Proprietary reverse mortgages
If you live in a high-cost-of-living area like San Francisco or New York, you know that your home may be worth far more than the maximum amount allowed by HEMCs. In that case, a proprietary reverse mortgage offered by a private company may be a better option for you. Homeowners with high-value homes can receive a larger loan using this product.
The key considerations for proprietary reverse mortgages include:
- Non-FHA insured: As a result, they don't have the same federal protections and regulations as HECMs.
- Flexible eligibility criteria: Proprietary reverse mortgages may have more lenient eligibility requirements compared to HECMs.
- Fewer restrictions: Since they are not subject to FHA regulations, proprietary reverse mortgages have fewer restrictions on how the loan proceeds can be used.
- Higher costs: Proprietary reverse mortgages typically have higher upfront costs and interest rates compared to HECMs.
Reverse mortgage alternatives
Home equity line of credit: A home equity line of credit (HELOC) works like a reverse mortgage. You can use part of your home's equity to get immediate access to a revolving line of credit — which you can use unrestrictedly. HELOCs generally have a ten-year draw period to pull funds whenever you need. Then, the borrowed funds are converted into a principal-plus-interest loan for a 20-year repayment period.
Home equity loan: A home equity loan, or second mortgage, is another popular reverse mortgage alternative that allows you to access your equity for a lump sum of cash. To repay the loan, you'll have fixed monthly payments over a 5-30 year term. Home equity loans have fewer requirements and conditions to qualify.
Home equity investment (HEI): A home equity investment allows you to tap your equity for a lump sum for a share of your home's future appreciation. There are no monthly payments; instead, you pay at the end of a 30-year term when you decide to sell the home or refinance. HEIs are flexible — there are no income requirements, need for perfect credit, or strict eligibility criteria.
FAQs about reverse mortgages
What are the conditions of a reverse mortgage?
When you sign up for a reverse mortgage, you also agree to particular conditions:
- Homeowners insurance is necessary
- You must stay current on your property taxes
- You must live in the home as your primary residence
- You must stay up to date with home maintenance and repairs
If you cannot meet any of those obligations — such as falling behind on your property taxes or failing to keep your home in good order — your reverse mortgage will immediately become due.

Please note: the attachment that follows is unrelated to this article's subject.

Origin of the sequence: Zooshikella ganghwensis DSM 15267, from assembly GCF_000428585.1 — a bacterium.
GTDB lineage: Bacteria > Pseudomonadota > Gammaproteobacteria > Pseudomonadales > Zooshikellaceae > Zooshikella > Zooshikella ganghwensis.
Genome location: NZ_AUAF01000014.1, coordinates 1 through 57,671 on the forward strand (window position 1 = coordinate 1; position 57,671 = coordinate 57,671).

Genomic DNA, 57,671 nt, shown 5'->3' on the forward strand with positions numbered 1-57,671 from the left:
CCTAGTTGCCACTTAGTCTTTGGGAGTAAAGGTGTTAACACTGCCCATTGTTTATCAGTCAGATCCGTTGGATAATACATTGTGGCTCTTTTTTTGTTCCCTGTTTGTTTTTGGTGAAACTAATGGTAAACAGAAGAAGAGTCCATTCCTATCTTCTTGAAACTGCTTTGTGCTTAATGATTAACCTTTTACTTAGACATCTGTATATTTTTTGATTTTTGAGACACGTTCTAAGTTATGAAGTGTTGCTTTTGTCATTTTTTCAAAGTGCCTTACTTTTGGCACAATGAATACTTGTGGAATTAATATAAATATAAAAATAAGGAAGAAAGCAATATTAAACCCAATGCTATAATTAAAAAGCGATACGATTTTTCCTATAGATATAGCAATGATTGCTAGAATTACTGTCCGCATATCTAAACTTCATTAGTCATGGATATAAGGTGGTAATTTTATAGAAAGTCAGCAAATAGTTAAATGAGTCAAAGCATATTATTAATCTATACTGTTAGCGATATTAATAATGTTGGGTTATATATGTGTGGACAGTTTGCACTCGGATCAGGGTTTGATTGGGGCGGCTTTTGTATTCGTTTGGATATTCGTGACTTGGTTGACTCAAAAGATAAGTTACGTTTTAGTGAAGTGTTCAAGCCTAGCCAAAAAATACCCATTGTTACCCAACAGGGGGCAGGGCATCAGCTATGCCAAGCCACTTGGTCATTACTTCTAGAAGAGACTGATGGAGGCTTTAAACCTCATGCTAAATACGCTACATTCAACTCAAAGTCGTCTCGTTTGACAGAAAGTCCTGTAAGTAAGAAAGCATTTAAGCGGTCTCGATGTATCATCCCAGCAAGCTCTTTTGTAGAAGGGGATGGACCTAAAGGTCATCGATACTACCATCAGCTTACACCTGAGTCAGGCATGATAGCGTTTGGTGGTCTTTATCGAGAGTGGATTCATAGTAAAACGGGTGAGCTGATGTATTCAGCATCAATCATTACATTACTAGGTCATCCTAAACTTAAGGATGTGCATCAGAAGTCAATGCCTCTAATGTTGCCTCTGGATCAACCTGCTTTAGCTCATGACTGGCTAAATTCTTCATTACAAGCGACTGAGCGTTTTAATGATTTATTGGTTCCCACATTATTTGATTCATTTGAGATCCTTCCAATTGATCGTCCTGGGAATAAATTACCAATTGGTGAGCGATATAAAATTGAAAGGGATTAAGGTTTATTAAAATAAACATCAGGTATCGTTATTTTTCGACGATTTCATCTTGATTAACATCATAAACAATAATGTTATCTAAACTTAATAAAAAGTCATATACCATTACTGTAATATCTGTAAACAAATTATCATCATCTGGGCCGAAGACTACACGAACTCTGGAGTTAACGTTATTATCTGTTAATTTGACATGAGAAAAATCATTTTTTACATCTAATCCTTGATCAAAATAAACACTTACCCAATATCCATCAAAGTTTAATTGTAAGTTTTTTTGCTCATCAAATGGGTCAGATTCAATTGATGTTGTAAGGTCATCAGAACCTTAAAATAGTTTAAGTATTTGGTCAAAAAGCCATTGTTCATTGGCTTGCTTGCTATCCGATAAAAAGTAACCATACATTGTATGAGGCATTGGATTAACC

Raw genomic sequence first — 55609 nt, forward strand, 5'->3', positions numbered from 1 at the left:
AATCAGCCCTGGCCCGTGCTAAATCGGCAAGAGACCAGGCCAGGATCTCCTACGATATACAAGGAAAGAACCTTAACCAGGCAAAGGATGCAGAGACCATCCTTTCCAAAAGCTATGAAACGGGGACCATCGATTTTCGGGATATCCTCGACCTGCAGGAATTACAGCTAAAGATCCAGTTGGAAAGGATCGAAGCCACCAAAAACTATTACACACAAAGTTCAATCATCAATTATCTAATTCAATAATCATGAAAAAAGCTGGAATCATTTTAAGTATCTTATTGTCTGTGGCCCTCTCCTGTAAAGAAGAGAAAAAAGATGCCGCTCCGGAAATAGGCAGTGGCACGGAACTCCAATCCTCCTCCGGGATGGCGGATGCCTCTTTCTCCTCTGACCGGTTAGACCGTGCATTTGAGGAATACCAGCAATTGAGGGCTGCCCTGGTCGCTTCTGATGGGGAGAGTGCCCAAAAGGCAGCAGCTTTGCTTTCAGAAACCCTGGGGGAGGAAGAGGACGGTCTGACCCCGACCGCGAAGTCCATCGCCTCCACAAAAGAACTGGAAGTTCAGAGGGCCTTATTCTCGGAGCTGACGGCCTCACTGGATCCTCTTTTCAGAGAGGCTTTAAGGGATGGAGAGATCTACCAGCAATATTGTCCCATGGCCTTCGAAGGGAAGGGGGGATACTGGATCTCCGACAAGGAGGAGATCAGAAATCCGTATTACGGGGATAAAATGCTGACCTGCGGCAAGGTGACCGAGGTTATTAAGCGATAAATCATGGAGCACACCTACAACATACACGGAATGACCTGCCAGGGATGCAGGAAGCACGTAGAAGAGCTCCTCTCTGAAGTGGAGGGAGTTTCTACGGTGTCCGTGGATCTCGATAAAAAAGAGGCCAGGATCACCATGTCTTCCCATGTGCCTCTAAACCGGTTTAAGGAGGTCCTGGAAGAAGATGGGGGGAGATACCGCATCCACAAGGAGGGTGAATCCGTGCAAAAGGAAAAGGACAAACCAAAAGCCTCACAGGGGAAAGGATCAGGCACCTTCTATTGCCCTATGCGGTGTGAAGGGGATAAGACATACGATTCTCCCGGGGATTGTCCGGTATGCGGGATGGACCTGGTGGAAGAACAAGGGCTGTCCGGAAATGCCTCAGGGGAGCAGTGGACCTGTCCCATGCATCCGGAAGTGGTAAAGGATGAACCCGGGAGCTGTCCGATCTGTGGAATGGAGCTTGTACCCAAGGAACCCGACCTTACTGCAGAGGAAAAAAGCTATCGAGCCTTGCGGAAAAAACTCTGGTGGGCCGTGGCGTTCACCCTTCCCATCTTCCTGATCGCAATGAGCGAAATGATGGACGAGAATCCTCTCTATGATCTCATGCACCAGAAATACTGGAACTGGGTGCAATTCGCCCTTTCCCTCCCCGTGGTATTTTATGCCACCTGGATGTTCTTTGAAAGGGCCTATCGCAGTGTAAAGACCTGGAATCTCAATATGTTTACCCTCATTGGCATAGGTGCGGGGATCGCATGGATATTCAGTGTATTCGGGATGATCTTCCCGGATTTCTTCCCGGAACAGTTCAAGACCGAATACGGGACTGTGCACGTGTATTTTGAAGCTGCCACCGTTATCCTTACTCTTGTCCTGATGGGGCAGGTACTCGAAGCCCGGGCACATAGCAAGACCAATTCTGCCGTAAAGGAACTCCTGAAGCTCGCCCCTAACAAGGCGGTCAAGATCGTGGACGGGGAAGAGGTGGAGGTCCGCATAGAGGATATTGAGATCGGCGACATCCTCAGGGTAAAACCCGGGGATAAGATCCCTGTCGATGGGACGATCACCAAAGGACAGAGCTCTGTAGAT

How much can you borrow with a reverse mortgage?
Generally speaking, between 40%-60% of your home's appraised value. However, several other factors can impact the loan amount:
- Borrower's age or the youngest spouse's age when both are on the title
- The appraised value of your home
- The amount of equity you own
- Current interest rates
- The FHA maximum loan amount if using the HECM program — which is currently $970,800
How do reverse mortgages payout?
Common ways you can receive payments from your reverse mortgage include:
- Line of credit: Generally, accessing these funds requires you to submit a written request to the loan servicer.
- Term payments: Term payments permit a fixed monthly payout for a specific time, such as ten years. The amount of money you receive each month during this time will stay the same.
- Payment tenure: You'll receive these fixed monthly payments for as long as you live in your home and it remains your primary residence. The stipends will only end when you and your spouse, if applicable, pass away or leave your home.
Other reverse mortgage payout options are:
- Modified term/line of credit: Allows borrowers a hybrid payout where they get a fixed monthly payment for a specified time and a line of credit.
- Modified tenure/line of credit: This provides fixed monthly payments and a line of credit for however long you remain in your home and use it as your primary residence.
- Single disbursement: You can also request a lump sum payment, meaning you will receive all the proceeds of your reverse mortgage at closing.
How do you pay back a reverse mortgage?
One of the most enticing conditions of a reverse mortgage is that you'll never need to make monthly payments on it — ever. In fact, your reverse mortgage may outlive you, in which case your estate will settle the balance.
Reverse mortgages are paid back in one lump sum, usually from the sale of the home. For most, this happens when they downsize or pass away.
How do reverse mortgages work after death?
The estate, or heirs, will be responsible for paying off the loan. They can repay through the sale of the house, refinancing the reverse mortgage, or opt for a deed in lieu of foreclosure.
Is a reverse mortgage a good idea?
Whether a reverse mortgage is a good idea depends on your unique financial circumstances and goals. It can be a valuable financial tool for some older homeowners looking to access their home equity while continuing to live in their homes. However, it's not without risks and potential drawbacks.
When deciding, it's essential to consider your short and long-term goals. Ultimately, to make an informed decision, seek guidance from a HUD-approved counselor, weigh the pros and cons, and explore all your options.